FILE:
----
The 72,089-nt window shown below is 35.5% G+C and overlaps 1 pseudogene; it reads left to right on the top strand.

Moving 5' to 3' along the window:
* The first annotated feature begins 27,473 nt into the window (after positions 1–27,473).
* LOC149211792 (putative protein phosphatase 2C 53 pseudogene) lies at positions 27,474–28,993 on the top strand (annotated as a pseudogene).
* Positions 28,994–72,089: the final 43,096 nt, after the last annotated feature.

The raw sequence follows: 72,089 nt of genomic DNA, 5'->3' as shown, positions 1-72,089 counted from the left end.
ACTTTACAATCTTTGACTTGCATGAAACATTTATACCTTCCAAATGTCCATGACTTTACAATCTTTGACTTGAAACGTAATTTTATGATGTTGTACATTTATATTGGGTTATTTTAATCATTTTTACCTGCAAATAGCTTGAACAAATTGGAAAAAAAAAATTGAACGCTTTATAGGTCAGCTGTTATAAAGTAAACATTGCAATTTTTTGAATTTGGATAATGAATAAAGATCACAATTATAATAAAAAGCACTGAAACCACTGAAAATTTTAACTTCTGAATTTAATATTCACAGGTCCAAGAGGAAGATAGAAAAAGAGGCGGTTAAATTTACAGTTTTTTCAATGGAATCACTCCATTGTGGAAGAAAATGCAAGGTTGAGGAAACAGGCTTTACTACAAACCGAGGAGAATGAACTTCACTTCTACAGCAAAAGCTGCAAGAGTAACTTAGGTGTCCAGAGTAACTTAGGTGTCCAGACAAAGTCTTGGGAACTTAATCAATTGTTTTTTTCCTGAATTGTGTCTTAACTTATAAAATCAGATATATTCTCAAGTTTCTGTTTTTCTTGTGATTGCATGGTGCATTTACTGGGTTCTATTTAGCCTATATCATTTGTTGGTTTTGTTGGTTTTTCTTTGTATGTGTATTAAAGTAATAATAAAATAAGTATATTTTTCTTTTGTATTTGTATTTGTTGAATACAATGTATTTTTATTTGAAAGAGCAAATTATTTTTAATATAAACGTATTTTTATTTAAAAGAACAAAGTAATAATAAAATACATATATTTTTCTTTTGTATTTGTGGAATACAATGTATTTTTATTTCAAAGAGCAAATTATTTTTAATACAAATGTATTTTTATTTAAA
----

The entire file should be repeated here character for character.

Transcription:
The 72,089-nt window shown below is 35.5% G+C and overlaps 1 pseudogene; it reads left to right on the top strand.

Moving 5' to 3' along the window:
* The first annotated feature begins 27,473 nt into the window (after positions 1–27,473).
* LOC149211792 (putative protein phosphatase 2C 53 pseudogene) lies at positions 27,474–28,993 on the top strand (annotated as a pseudogene).
* Positions 28,994–72,089: the final 43,096 nt, after the last annotated feature.

The raw sequence follows: 72,089 nt of genomic DNA, 5'->3' as shown, positions 1-72,089 counted from the left end.
ACTTTACAATCTTTGACTTGCATGAAACATTTATACCTTCCAAATGTCCATGACTTTACAATCTTTGACTTGAAACGTAATTTTATGATGTTGTACATTTATATTGGGTTATTTTAATCATTTTTACCTGCAAATAGCTTGAACAAATTGGAAAAAAAAAATTGAACGCTTTATAGGTCAGCTGTTATAAAGTAAACATTGCAATTTTTTGAATTTGGATAATGAATAAAGATCACAATTATAATAAAAAGCACTGAAACCACTGAAAATTTTAACTTCTGAATTTAATATTCACAGGTCCAAGAGGAAGATAGAAAAAGAGGCGGTTAAATTTACAGTTTTTTCAATGGAATCACTCCATTGTGGAAGAAAATGCAAGGTTGAGGAAACAGGCTTTACTACAAACCGAGGAGAATGAACTTCACTTCTACAGCAAAAGCTGCAAGAGTAACTTAGGTGTCCAGAGTAACTTAGGTGTCCAGACAAAGTCTTGGGAACTTAATCAATTGTTTTTTTCCTGAATTGTGTCTTAACTTATAAAATCAGATATATTCTCAAGTTTCTGTTTTTCTTGTGATTGCATGGTGCATTTACTGGGTTCTATTTAGCCTATATCATTTGTTGGTTTTGTTGGTTTTTCTTTGTATGTGTATTAAAGTAATAATAAAATAAGTATATTTTTCTTTTGTATTTGTATTTGTTGAATACAATGTATTTTTATTTGAAAGAGCAAATTATTTTTAATATAAACGTATTTTTATTTAAAAGAACAAAGTAATAATAAAATACATATATTTTTCTTTTGTATTTGTGGAATACAATGTATTTTTATTTCAAAGAGCAAATTATTTTTAATACAAATGTATTTTTATTTAAA